Saturday, September 6, 2014

Through a Lens Darkly

      gif animation by Marilyn Stern from trailer

Through a Lens Darkly: Black Photographers and the Emergence of a People is a must-see film by Thomas Allen Harris, 10 years in the making. Released Jan 17, 2014. Premiered in NYC Aug 29, 2014. HELD OVER AT FILM FORUM, NYC, THROUGH TUES SEPT 16, 2014. 

Lens Darkly is based on the book published in 2000 Reflections in Black by Deborah Willis, who also co-produced and co-wrote Lens Darkly.  Her book is considered to be the first comprehensive history of African American photographers. One reviewer called it epic and magnificent, said it "rewrites American history." The same can surely be said of Harris and Willis's film.
"Our salvation as a people, as a culture, depends on salving the wounds of this war. A war of images within the American family album," says Harris in the movie's trailer.
In the war he speaks of, postcards played a big role, and they take a well-deserved drubbing in the film. The ones shown are, admittedly, all too typical. In the early 20th century, in both north & south, racial stereotypes were good for marketing -- of postcards, movies, breakfast cereal, you name it. At the least, they bolstered a sense of white entitlement and superiority. At worst, they helped justify Jim Crow segregation, oppression, the reign of terror of lynchings and burnings. Yes, there were even postcards made of these horrors, sent through the mail with cheerful greetings. And these too are included in Lens Darkly, giving double entendre and deep resonance to the film's title.
The racism in old postcards has long depressed and angered me. For the past several years, I've been on the lookout for "outliers" -- cards that portray African Americans and other people of color with dignity, or at least race neutrality. My collection is small but growing. I promise to post a sampling in this blog soon.
The point of Lens Darkly is not that such positive images didn't exist. Rather, it is that Americans of color must take control of their own visual representation.  In fact, the film shows, there have been photographers of color almost since the inception of photography, though their work has sadly sunk into obscurity. This eloquent and exhaustively-researched film should help remedy this.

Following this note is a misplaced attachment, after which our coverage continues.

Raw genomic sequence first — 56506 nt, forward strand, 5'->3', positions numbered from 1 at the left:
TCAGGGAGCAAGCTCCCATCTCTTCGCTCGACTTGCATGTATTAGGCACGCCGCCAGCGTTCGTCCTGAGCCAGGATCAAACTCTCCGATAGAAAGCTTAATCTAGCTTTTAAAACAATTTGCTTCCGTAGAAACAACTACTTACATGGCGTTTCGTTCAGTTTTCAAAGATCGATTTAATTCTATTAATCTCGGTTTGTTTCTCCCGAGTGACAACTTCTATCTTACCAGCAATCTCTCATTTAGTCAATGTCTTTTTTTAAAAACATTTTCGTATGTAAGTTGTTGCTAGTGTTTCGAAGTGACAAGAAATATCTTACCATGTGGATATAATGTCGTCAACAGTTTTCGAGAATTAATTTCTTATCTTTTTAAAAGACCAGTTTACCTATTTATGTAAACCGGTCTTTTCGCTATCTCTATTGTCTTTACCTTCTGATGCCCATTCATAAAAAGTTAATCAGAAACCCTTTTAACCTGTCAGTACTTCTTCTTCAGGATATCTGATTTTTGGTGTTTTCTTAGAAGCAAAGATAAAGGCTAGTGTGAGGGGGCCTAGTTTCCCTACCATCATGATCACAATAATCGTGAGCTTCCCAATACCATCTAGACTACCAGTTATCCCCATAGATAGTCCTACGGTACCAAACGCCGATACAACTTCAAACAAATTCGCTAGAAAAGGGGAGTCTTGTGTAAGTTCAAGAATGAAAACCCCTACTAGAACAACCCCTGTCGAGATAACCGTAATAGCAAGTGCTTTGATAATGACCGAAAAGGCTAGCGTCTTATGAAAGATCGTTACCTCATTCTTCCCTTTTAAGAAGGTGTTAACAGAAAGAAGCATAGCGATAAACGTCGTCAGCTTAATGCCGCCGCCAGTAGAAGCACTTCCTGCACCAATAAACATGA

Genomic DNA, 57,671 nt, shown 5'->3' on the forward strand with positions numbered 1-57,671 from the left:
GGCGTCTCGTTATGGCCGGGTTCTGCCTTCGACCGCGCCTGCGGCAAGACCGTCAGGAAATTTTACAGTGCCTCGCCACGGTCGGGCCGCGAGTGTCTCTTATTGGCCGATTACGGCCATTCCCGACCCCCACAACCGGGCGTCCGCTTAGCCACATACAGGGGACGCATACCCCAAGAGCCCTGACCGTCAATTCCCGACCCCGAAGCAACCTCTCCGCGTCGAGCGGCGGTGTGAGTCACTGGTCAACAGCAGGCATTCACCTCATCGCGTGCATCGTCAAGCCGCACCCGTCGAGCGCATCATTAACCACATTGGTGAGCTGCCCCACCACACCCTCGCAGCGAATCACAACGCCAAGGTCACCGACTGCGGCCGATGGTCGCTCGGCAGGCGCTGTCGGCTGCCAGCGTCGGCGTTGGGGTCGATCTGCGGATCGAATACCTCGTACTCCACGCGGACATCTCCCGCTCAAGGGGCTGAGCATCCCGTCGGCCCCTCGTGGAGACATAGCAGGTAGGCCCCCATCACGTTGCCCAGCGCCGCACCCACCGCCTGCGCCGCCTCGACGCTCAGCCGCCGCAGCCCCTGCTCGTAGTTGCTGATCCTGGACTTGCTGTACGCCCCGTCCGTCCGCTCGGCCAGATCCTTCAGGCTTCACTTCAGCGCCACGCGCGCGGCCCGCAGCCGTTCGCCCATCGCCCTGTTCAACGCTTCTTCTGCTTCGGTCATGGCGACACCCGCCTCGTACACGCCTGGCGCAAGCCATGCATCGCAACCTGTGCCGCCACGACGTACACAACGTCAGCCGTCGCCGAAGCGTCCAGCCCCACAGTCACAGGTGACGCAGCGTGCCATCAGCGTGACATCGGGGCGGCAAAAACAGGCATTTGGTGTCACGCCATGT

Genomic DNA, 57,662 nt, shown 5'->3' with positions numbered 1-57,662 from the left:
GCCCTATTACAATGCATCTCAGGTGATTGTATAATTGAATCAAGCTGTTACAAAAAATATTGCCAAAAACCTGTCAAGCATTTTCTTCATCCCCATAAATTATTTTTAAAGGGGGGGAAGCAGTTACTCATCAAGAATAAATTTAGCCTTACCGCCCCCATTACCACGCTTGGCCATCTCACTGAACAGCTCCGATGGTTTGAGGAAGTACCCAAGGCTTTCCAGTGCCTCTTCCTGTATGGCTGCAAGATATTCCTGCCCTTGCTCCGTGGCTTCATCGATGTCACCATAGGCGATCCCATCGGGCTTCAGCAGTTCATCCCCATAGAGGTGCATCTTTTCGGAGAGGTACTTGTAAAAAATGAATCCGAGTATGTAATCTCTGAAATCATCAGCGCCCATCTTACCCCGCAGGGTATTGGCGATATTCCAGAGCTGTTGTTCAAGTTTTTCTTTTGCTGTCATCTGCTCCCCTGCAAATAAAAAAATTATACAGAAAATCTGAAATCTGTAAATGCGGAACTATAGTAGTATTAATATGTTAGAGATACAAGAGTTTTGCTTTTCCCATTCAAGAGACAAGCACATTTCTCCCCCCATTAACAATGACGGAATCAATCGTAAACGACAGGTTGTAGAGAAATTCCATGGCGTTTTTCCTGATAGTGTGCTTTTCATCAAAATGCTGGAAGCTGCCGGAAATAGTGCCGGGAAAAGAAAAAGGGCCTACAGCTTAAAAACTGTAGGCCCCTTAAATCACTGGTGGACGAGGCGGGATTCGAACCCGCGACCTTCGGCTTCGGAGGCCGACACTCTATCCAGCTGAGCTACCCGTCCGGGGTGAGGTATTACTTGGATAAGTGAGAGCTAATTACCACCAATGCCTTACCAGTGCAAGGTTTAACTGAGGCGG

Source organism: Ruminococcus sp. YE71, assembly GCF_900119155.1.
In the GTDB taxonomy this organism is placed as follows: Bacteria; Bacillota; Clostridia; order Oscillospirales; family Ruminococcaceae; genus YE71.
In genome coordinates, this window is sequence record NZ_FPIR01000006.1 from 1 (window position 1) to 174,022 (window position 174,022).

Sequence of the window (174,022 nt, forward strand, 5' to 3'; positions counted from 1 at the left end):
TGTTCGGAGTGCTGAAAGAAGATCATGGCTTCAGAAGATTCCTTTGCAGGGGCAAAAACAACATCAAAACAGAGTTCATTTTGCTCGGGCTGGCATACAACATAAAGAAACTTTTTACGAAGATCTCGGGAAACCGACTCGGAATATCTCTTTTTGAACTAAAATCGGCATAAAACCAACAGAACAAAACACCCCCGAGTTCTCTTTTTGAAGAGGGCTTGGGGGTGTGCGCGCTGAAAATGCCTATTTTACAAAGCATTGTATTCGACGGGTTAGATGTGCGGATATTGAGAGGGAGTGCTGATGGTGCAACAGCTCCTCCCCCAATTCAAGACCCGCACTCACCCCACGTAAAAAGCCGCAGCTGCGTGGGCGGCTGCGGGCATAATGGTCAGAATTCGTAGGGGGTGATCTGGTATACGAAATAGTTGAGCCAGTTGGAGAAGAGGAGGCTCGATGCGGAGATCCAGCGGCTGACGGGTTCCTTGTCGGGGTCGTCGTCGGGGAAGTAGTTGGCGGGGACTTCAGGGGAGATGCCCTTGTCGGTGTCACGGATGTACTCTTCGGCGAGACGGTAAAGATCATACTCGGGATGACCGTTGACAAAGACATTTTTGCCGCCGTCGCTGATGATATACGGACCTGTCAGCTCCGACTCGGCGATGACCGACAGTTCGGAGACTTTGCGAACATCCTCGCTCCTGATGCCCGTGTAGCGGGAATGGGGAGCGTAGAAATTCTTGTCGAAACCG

In one and a half hours, Harris and Willis's film takes on huge range and complexity. One motif is how photography has been used to both belittle and oppress, but also to empower. Many viewers will be familiar with the so-called ethnographic photos of the 19th century, and images of Africans and other "barbarians" on display at fairs. But who knew that Booker T. Washington established a photography department at Tuskegee U with a grant from George Eastman?  Or that W.E.B. Du Bois curated an exhibit of Afro-American photography for the Paris Exposition of 1900, allowing Europeans a more accurate view of a culture hidden from white Americans? 

The film gives equal emphasis to such superstars as James Van Der Zee, Roy DeCarava and Gordon Parks, and little- or un-known photographers in all eras, including black women studio photographers of the 1920s(?) and LGBT fine art photographers of today.
Harris, a photographer himself and quite charming guy (I met him at a New York screening), clearly elicits trust and ease from his subjects. Carrie Mae Weems, for instance, openly tells him/us that her work is about loss and a craving for love.
Artistically inspiring. Historically enlightening. And a non-stop display of amazing photography at the extremes of ugly and beautiful.  Through a Lens Darkly is essential viewing. It opens across the U.S. this Fall (2014). 


  1. Very well-written! Fantastic, actually. (Slower animation would be preferred).